Series: Welcome to the Apocalypse
Author: D. L. Richardson
Publisher: CreateSpace Independent Publishing Platform
Publication Date: November 8, 2016
The Apocalypse Games were designed to create a realistic apocalypse scenario for anyone who can pay the hefty $5,000 entry fee. These games allow a player to be plugged into a cyber mainframe and escape reality for 24 hours of the pure Apocalypse mayhem of their choosing. The options range by difficulty level and experience. You can opt for a zombie end or vampire, disease, alien, supply shortage Apocalypse, anything your heart desires. That is if the computer runs smoothly.
Kelly Lawrence is a grieving widow whose husband helped create this online mayhem. Kelly has decided to enter the launch of the game for one reason: to see her husband, who she believes is hidden somewhere in the game, she just has to virtually die to see him.
Jack Minnow, Kelly’s brother, entered the game to look out for Kelly and to be his superhero self in sticky situations. Little does he know the game will test him more ways than his ability to save his loved ones.
Reis Anderson is the son of a senator and the best friend to Jack. He also came along to look after Kelly, who he believes doesn’t belong here. He also wants to test out the lengths this game will go to challenge its players. He will soon find out.
These three entered as a team, expecting 24 hours of vampire fueled madness, instead. The game malfunctions and keeps its new players trapped inside scenario after scenario. Locked inside a hell no one thought imaginable. It’s now their mission to get out, because while you can’t die in the game, you certainly can suffer and real, physical death can come if the pod that is sustaining you breaks down. They become desperate to stay alive until they are rescued from their CGI prison.
This book starts out slow and was difficult to get into at first. This book is lush with the opportunity to build a world and to see the world truly from the eyes of the players. There was an attempt to build that world but ultimately it felt lackluster. I understand that there wasn’t much time to build a world, characters, and move a story along, but the beginning of this book felt like no attempt was made to bring me into this vampire infested world, a world I imagine a lot of us would love to visualize in our heads.
Another issue that prevented me from getting into this book, in the beginning, was the characters themselves. Kelly’s obsession with her husband was heartbreaking and the author did a fantastic job at portraying true grief. However, after about 1/3 of the way through the book, it’s hard not to become frustrated by her and her feeble attempts to die without success. Don’t get me wrong, I feel like it accurately portrayed a grieving widow’s response to life without her love, but it did nothing to move the plot along and hindered the ability to see Kelly as her own character. Reis was also a problematic character for me, but only in the beginning. He was obsessed with Kelly’s lack of experience and kept repeating the fact that she didn’t belong in the game and that he would have to protect her every second of every day. He didn’t at all. And then there is Jack, Kelly’s older brother. He has a superhero complex the entire time throughout the book, however, he was a genuinely good character. I don’t have much to say about him other than I actually liked his character and he did help move the story plot along.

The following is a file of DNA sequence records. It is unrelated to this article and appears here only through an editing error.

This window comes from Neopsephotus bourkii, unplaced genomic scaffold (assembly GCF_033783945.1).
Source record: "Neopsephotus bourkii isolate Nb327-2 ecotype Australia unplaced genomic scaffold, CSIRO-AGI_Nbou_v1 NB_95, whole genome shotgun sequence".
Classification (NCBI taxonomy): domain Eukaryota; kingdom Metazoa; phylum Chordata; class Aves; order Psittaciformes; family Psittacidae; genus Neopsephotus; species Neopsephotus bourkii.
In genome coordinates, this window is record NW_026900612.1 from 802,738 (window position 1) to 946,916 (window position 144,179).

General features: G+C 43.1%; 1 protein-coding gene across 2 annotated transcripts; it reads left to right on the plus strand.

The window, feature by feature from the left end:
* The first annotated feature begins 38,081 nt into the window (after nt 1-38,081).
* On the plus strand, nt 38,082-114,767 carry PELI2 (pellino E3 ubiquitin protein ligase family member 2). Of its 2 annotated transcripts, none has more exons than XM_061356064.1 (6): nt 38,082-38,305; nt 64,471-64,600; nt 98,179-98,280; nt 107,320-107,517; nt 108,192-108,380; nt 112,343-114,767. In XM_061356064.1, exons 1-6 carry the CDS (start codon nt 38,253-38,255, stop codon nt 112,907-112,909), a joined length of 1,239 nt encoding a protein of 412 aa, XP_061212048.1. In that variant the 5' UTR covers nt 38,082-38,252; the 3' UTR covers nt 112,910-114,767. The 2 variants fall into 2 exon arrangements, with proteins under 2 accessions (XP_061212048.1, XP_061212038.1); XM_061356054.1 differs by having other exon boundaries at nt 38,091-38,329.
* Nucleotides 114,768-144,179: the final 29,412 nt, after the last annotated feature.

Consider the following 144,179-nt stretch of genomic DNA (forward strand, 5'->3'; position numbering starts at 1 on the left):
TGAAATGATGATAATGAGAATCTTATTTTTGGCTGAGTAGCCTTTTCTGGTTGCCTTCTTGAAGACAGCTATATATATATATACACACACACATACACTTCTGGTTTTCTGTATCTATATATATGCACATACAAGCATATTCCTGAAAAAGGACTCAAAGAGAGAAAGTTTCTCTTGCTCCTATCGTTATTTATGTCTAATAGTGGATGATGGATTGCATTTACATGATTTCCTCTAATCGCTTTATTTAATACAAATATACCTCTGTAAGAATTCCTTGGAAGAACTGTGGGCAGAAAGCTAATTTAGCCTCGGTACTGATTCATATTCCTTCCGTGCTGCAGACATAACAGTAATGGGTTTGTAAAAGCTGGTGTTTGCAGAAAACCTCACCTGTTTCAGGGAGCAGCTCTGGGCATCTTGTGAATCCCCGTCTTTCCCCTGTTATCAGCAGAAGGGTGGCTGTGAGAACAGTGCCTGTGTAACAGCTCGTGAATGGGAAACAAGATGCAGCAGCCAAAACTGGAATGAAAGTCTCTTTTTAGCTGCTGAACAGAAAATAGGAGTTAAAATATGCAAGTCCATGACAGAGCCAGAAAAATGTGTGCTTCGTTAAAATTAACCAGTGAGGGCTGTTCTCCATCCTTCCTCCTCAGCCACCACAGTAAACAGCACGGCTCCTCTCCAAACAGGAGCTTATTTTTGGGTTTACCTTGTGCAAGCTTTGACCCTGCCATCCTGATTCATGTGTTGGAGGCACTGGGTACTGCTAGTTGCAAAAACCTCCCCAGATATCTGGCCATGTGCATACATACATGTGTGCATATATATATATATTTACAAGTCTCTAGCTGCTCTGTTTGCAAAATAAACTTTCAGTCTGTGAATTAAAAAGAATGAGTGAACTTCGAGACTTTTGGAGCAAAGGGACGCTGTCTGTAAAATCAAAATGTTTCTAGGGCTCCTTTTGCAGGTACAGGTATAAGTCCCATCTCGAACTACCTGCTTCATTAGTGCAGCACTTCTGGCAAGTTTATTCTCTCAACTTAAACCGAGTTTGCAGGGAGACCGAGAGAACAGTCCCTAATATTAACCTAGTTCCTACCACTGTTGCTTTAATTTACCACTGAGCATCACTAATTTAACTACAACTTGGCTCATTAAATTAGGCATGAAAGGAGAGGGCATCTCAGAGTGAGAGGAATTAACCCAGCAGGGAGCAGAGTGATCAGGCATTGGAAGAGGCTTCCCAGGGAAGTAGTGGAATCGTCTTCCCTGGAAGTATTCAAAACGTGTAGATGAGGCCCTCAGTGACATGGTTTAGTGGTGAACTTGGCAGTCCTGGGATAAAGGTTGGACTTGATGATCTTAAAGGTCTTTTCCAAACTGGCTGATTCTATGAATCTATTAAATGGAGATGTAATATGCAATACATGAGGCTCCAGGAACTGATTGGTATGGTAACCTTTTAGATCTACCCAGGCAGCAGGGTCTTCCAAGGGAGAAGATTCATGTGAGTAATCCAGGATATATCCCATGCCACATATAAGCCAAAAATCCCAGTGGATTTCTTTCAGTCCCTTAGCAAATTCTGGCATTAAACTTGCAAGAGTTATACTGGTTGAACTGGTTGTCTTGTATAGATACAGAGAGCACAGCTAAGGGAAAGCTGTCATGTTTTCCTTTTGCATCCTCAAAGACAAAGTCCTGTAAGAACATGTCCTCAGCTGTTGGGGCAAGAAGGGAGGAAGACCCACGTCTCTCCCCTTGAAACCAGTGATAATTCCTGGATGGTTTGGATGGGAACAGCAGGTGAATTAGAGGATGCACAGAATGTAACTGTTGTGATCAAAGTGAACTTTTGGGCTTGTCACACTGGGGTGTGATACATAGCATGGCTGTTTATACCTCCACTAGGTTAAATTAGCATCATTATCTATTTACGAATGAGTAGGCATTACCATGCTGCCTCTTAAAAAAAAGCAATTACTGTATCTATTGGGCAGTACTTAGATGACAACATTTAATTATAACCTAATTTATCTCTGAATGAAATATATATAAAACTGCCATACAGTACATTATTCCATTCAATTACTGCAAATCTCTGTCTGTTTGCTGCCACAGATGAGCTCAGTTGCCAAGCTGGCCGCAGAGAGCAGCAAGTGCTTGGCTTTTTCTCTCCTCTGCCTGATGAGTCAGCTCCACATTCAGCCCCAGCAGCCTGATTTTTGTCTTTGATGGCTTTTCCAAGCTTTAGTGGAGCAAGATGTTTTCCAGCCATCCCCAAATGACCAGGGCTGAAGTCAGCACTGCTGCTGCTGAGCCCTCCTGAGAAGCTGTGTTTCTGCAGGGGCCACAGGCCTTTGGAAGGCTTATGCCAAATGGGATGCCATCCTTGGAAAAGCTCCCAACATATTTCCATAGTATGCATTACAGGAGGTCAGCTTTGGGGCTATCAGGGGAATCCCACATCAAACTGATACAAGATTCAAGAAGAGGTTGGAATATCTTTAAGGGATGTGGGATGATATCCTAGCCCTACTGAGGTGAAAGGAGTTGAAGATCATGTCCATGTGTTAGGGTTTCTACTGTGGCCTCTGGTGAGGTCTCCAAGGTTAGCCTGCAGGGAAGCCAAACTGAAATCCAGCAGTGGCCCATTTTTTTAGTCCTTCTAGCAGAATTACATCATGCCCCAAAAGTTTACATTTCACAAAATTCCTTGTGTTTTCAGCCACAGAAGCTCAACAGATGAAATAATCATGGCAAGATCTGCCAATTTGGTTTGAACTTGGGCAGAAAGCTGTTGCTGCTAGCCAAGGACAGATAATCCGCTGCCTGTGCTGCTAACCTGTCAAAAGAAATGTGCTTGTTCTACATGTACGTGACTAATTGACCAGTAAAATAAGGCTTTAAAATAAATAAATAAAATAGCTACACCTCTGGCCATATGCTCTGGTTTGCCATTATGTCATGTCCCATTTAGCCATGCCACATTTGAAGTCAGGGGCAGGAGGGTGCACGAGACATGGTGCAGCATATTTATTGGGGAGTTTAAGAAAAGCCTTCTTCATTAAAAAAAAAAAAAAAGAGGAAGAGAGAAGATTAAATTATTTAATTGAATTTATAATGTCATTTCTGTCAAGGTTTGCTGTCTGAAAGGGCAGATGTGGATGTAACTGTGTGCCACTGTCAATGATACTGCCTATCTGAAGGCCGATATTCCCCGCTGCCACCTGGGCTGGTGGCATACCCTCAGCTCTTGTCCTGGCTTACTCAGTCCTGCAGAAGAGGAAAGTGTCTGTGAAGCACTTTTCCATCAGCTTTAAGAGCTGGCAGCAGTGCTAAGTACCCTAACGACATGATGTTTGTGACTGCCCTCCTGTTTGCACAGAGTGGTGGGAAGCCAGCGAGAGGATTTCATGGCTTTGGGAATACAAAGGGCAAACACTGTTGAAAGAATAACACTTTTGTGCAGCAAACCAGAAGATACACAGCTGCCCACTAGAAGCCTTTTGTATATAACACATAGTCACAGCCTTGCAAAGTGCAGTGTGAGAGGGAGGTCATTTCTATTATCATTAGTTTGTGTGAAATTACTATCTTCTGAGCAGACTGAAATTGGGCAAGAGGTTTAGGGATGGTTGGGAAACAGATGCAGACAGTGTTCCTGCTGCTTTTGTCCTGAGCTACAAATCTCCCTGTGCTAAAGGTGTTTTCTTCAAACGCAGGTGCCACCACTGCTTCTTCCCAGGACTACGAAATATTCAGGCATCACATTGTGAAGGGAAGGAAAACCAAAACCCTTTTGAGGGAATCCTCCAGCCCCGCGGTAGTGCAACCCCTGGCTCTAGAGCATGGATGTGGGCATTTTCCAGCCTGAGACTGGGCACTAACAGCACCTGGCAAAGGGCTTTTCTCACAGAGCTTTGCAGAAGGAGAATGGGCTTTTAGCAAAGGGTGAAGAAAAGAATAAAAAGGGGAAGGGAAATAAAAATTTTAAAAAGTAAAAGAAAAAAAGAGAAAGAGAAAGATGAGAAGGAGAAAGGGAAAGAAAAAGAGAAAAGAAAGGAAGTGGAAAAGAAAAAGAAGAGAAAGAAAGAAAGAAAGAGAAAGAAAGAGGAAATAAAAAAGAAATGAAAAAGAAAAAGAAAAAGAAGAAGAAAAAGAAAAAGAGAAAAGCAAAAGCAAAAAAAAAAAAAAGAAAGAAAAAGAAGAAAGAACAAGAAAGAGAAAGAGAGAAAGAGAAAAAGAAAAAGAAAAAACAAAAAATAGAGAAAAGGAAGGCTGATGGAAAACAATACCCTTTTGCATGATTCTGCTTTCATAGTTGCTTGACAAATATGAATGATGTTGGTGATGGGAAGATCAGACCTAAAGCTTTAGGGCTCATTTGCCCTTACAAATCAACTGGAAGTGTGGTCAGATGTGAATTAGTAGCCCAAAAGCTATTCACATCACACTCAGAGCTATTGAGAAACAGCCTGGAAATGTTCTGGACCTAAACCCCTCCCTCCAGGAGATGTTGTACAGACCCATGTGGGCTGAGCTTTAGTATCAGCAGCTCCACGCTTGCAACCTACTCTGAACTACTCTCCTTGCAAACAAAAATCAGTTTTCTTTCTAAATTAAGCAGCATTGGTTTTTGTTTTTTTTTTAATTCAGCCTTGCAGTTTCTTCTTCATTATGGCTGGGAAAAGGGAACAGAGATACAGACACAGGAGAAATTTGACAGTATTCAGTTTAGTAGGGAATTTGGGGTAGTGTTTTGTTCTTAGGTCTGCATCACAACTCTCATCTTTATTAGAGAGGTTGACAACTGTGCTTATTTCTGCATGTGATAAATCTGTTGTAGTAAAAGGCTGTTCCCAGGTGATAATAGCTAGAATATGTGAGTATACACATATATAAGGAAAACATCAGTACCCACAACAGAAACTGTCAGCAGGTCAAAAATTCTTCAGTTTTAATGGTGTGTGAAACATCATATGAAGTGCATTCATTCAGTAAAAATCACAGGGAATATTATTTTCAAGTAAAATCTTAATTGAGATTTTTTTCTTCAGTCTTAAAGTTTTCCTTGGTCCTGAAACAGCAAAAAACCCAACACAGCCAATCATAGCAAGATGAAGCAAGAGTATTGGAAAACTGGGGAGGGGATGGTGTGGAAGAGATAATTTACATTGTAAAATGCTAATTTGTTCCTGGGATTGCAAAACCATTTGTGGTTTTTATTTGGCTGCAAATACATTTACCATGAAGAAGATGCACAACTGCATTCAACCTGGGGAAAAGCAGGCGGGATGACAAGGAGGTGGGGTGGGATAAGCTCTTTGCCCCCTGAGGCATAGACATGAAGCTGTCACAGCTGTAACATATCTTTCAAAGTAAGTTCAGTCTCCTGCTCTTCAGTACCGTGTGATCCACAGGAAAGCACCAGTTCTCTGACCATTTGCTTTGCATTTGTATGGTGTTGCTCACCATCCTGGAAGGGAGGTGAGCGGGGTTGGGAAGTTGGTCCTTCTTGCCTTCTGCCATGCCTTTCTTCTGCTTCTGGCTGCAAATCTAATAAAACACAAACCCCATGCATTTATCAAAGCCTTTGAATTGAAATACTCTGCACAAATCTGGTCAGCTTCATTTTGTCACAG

Because of the reasons listed above, I actually almost didn’t finish this book, but on a whim, I decided to try again and was so glad I did. The second half of this book really starts to draw all the little pieces together and form a much more cohesive story. It almost felt like the author got into a groove and found the niche that I was waiting for. The storyline started to feel like it had a purpose and plot was beginning more and more evident. The challenges the characters faced in the beginning were still there: how far is too far and at what point do you say you won’t do something to survive? But the characters seemed to be able to navigate them a little bit better than in the beginning.
The computer itself, who the characters name Pandora, malfunctioning leads to a lot of twists and turns and a lot of evolving of non-player characters and scenarios. It was almost Westworld in nature with how the system started to evolve and learn and make things nearly impossible to get through without “dying” and going to a death dream. Having the author lay out those scenarios to give the reader a look into what could happen and those small reminders that they were in fact trapped inside their “pods”, the area where they were kept alive for the duration of the game, meant I was sucked in and sold completely on this new world that has a possibility of existing in the near future. The cautionary tale aspect of this book makes it feel very much like Jurassic Park or Westworld in the fact that it shows what could and, possibly would, go wrong with an invention like this. It, also, makes me very curious as to how the author will continue this adventure in the upcoming books.
While this book is by no means a favorite of mine, I actually enjoyed the second half of the book and I look forward to reading the other two books in this riveting series. So while the beginning wasn’t great at all, I thoroughly enjoyed the second half, which leaves me with a dilemma on how to rate this book. Overall, I think I’ll give it a 3.5/5 the second half of the story and how the story made me feel earns it a higher rating than the first half of the book deserves but I can’t help but have a soft spot for this book.
I received a free copy of this book in exchange for my honest review. All opinions expressed in this review are solely mine.